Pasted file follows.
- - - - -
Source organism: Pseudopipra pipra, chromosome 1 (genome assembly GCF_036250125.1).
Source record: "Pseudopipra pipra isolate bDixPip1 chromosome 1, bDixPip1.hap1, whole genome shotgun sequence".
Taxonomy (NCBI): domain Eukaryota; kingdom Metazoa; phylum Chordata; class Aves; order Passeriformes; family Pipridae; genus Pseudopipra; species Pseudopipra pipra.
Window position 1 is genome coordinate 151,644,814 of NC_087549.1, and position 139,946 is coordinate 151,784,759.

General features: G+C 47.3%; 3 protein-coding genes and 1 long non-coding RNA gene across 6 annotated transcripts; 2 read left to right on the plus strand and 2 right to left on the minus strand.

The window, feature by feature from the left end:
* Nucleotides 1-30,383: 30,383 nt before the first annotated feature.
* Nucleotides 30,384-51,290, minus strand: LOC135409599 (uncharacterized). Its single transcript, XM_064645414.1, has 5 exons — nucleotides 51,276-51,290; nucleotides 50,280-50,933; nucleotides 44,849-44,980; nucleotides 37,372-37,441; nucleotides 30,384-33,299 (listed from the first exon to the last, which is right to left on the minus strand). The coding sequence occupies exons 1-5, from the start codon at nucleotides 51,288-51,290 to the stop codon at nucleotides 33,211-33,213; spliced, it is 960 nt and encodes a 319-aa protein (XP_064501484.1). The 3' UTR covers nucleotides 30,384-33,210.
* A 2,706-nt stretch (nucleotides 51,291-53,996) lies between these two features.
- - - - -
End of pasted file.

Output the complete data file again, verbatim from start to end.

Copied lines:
Source organism: Pseudopipra pipra, chromosome 1 (genome assembly GCF_036250125.1).
Source record: "Pseudopipra pipra isolate bDixPip1 chromosome 1, bDixPip1.hap1, whole genome shotgun sequence".
Taxonomy (NCBI): domain Eukaryota; kingdom Metazoa; phylum Chordata; class Aves; order Passeriformes; family Pipridae; genus Pseudopipra; species Pseudopipra pipra.
Window position 1 is genome coordinate 151,644,814 of NC_087549.1, and position 139,946 is coordinate 151,784,759.

General features: G+C 47.3%; 3 protein-coding genes and 1 long non-coding RNA gene across 6 annotated transcripts; 2 read left to right on the plus strand and 2 right to left on the minus strand.

The window, feature by feature from the left end:
* Nucleotides 1-30,383: 30,383 nt before the first annotated feature.
* Nucleotides 30,384-51,290, minus strand: LOC135409599 (uncharacterized). Its single transcript, XM_064645414.1, has 5 exons — nucleotides 51,276-51,290; nucleotides 50,280-50,933; nucleotides 44,849-44,980; nucleotides 37,372-37,441; nucleotides 30,384-33,299 (listed from the first exon to the last, which is right to left on the minus strand). The coding sequence occupies exons 1-5, from the start codon at nucleotides 51,288-51,290 to the stop codon at nucleotides 33,211-33,213; spliced, it is 960 nt and encodes a 319-aa protein (XP_064501484.1). The 3' UTR covers nucleotides 30,384-33,210.
* A 2,706-nt stretch (nucleotides 51,291-53,996) lies between these two features.